The Civil War drastically changed the lives of Tennessee’s estimated 275,000 enslaved African Americans.
The war mostly halted the state’s slave economy. Some slaves either refused to work or abandoned their jobs to follow the Union army. Others, like Nat Love’s family in Davidson County, stayed on the plantation, doing their duties throughout the war.
Since the onset of the war the Confederate army had used slaves in non-combat jobs. Almost immediately following secession, Governor Isham Harris requested 5,000 slaves to help build forts in preparation for war.
The Union army had a policy of returning slaves to their respective plantations at first. Officers soon realized the slaves’ value in the war effort and started using them.
Men, women, children, and the elderly served as general laborers, teamsters, miners, carpenters, coopers, millers, hospital aids, laundresses, musicians, cooks, sawmill operators, ammunition workers, and builders of bridges, roads, railroads and boats for both armies.
Congress authorized the use of blacks in the military in 1862. The Confederacy also considered their use as soldiers, finally authorizing their service in March 1865 right before the war ended.
Although not a soldier, Nat Love’s father was taken by his owner to serve him when the owner joined the Confederate army. Other blacks seized the opportunities for freedom by running away or by joining the army. It is estimated that 20,000 African Americans in Tennessee joined the Union army.
Many African Americans from rural counties adjusted to city life by first living in contraband camps and later shanty towns on the outskirts of cities. In 1862, Union General Ulysses S. Grant ordered Chaplain John Eaton to provide tents, blankets, and food for the former slaves who had surrounded his army looking for help. Eaton established Grand Junction, a contraband camp in West Tennessee with some 1,700 residents, the first of 17 such camps in the West and Middle Tennessee areas.
In south Memphis, contraband camps such as Camp Shiloh and Camp Dixie were very organized. They included schools, churches, saloons, barber shops, acres of cotton fields, and even a sawmill. Other blacks lived in the Beale Street area or worked as troops at nearby stations such as Fort Pickering. Contraband camps were established in most major cities such as Clarksville, Pulaski, and Chattanooga.
Some white city residents were disturbed by the camps and believed they would deteriorate into homeless areas. In Memphis, blacks were required to carry proof of employment or risk possible imprisonment.
Some blacks were given rations such as clothing and food, but supplies were limited. Food shortages, poor living conditions, and inadequate provisions were widespread. Many camps did not have sanitary nor adequate housing conditions, resulting in numerous diseases and deaths.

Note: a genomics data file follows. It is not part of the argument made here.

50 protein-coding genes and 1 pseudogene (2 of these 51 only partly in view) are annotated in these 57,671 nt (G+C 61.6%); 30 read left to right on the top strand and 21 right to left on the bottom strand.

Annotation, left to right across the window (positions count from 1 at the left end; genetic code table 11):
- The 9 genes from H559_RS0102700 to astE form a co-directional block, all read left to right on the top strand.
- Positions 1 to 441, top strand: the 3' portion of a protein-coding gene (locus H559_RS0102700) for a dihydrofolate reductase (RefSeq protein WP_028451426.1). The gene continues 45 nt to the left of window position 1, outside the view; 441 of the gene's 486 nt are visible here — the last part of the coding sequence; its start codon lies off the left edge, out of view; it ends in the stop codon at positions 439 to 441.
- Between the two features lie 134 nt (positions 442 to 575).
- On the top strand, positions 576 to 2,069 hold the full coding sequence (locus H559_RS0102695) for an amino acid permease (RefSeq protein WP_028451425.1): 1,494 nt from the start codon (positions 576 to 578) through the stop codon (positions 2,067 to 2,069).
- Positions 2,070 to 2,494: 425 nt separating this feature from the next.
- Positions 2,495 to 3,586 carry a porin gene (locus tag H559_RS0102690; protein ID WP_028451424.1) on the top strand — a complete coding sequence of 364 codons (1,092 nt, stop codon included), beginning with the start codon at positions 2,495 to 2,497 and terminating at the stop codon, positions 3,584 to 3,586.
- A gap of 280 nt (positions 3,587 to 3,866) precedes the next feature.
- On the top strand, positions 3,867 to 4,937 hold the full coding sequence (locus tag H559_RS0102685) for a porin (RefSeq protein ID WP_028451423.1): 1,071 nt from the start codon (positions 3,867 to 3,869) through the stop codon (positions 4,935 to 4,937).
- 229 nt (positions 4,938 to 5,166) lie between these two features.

Free black families faced mistreatment and struggled to secure livelihoods. Black men were sometimes forced into labor by the Union Army, for example, in the building of Fort Negley in Nashville. The Union army sometimes used the wives and children of black soldiers as laborers. Although employed in a variety of tasks around camp, these families were seen as burdensome to the army.
For more information Go To:
PBS on the Civil War and Emancipation
Tennessee Encyclopedia of History and culture
- Photograph of Battery A, 2nd U.S. Colored Light Artillery, Army of the Cumberland. This unit participated in the Battle of Nashville. Credit: Chicago History Museum
- Photograph of two African American men at a camp in Culpepper, VA, in November 1863. Men were identified as contrabands, the name the Union Army gave to escaped slaves. Library of Congress
- Photograph of “fugitive” African Americans, presumably ex-slaves, fording the Rappahannock River with their possessions, following Gen. Pope’s army. August 1862. Library of Congress
- The caption says “Group of Contrabands at Follers House in Cumberland Landing, Virginia". Library of Congress
- Painting titled "Southern Cornfield, Nashville, Tennessee, 1861" by Thomas Waterman Wood (1823 - 1903) Courtesy of the Thomas Waterman Wood Art Gallery, Vermont College Arts Center, Montpilier, Vermont
- Photograph of a contraband camp at Dechard, Tennessee. This photograph was taken in 1863 and is part of the Army of the Cumberland Photograph Album. Chicago Public Library, Special Collections and Preservation Division, 72.438.26
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